I learned everything valuable about resilience while working, including my twenty years leading the legal team of a multinational public company.
Then I retired and discovered I wasn’t finished learning about resilience.
If work gave me two key components for building resilience, philosophy was the third piece that helped create a unified whole.
Here’s how I’ll share it with you:
- I describe what I mean by resilience.
- I offer a handy lens for making sense of the world.
- I share a simple method for building resilience.
- Lastly, we’ll explore the method’s application in three core areas: (1) your person, (2) your planning, and (3) your thoughts.
Resilience Means …
A resilient person is strong, capable, and tough.
When the unexpected occurs, a resilient person is able to deal with every eventuality.
When hit with a setback, a resilient person bounces back quickly, even stronger.
How do you think about resilience? Would you add anything to these descriptions?
A handy lens for viewing the world: What’s in your control?
Understanding the answer to this simple question helps you focus your efforts when building resilience.
Distinguish between things fully in your control, outside your control, and partially in your control.
Fully in our control: what we think, say, and do. (Us, our person)
Outside our control: the world and its random happenings, third parties (what others think, say, and do), and bad luck, such as weather and delays. (What happens to us)
Partially in our control: how prepared are we for what happens, how we respond to what happens, and our good fortune. (How we respond to what happens)
It is an invincible greatness of mind not to be elevated or dejected with good or ill fortune. A wise man is content with his lot, whatever it be — without wishing for what he has not. — Seneca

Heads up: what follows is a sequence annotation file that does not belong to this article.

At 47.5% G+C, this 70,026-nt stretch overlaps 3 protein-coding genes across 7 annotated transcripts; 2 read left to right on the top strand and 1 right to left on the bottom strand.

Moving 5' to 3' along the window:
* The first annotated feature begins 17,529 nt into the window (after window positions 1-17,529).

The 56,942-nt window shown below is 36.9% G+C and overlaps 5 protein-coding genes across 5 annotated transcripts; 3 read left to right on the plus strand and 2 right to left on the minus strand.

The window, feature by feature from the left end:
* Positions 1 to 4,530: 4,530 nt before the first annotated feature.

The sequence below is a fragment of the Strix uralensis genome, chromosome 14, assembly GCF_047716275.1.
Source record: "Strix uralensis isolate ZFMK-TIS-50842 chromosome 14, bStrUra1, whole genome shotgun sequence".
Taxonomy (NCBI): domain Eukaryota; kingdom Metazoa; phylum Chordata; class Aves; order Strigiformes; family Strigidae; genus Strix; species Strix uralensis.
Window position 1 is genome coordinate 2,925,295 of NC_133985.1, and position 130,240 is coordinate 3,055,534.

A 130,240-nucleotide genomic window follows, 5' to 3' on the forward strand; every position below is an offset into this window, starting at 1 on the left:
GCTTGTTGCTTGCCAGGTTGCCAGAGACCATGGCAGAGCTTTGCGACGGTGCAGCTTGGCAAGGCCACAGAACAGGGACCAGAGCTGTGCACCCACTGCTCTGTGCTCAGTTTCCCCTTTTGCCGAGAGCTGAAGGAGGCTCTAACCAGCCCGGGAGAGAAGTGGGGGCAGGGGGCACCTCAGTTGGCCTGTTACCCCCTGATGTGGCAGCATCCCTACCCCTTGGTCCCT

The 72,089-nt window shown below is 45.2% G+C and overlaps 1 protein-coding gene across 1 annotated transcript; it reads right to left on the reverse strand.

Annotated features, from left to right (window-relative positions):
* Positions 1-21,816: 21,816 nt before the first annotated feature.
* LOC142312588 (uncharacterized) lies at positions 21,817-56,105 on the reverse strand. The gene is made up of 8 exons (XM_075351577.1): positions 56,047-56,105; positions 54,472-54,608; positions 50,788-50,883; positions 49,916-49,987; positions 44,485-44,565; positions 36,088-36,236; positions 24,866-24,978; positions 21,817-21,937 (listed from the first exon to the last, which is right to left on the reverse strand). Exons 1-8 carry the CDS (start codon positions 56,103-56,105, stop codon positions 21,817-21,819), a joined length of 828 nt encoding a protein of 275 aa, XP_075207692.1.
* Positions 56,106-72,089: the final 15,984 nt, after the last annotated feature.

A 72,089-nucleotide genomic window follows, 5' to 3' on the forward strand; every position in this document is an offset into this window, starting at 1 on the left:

A Simple Method for Building Resilience: Increase Your Control and Leverage What You Do Control
The more you assume responsibility, the more resilient you will be. If you are not the master of yourself, who is?
- Who controls your own person?
- Who controls what you know and can do?
- Who controls what you feel?
As you consider these questions, remember that things that appear outside your control may not be.
The unexpected is troublesome, true, but you can manage what you plan for. And even when you control little of your external circumstances, you still have control.
Knowing others is to be clever. Knowing self is to be wise. Overcoming others requires force. Overcoming self requires strength. Realizing contentment is wealth. — Lao Tzu, Tao Te Ching
Let’s explore your levers.
1. Your Person — Make yourself strong, capable, and tough
You can make yourself stronger in three domains: your person, your abilities, and your attitude.
Your person: Adopt long-term healthy habits.
- Schedule time for fitness in your calendar
- Eat healthy, take time for lunch
- Get up and walk around periodically, e.g. every 90 minutes
- Get enough sleep, with consistent bedtimes and waking times
Your abilities: continuously improve your skills.
- Take advantage of continuous improvement opportunities
- University courses, in-person and online
- Professional reading, podcasts
- Zen koan: “to a sincere student, every day is a fortunate day”
Your attitude: Cultivate a positive mindset. Simple habits can shape your personality.
- Practice gratitude
- Maintain a journal
- Meditate briefly
- Engage with your social network
- Exercise (supporting the first point above)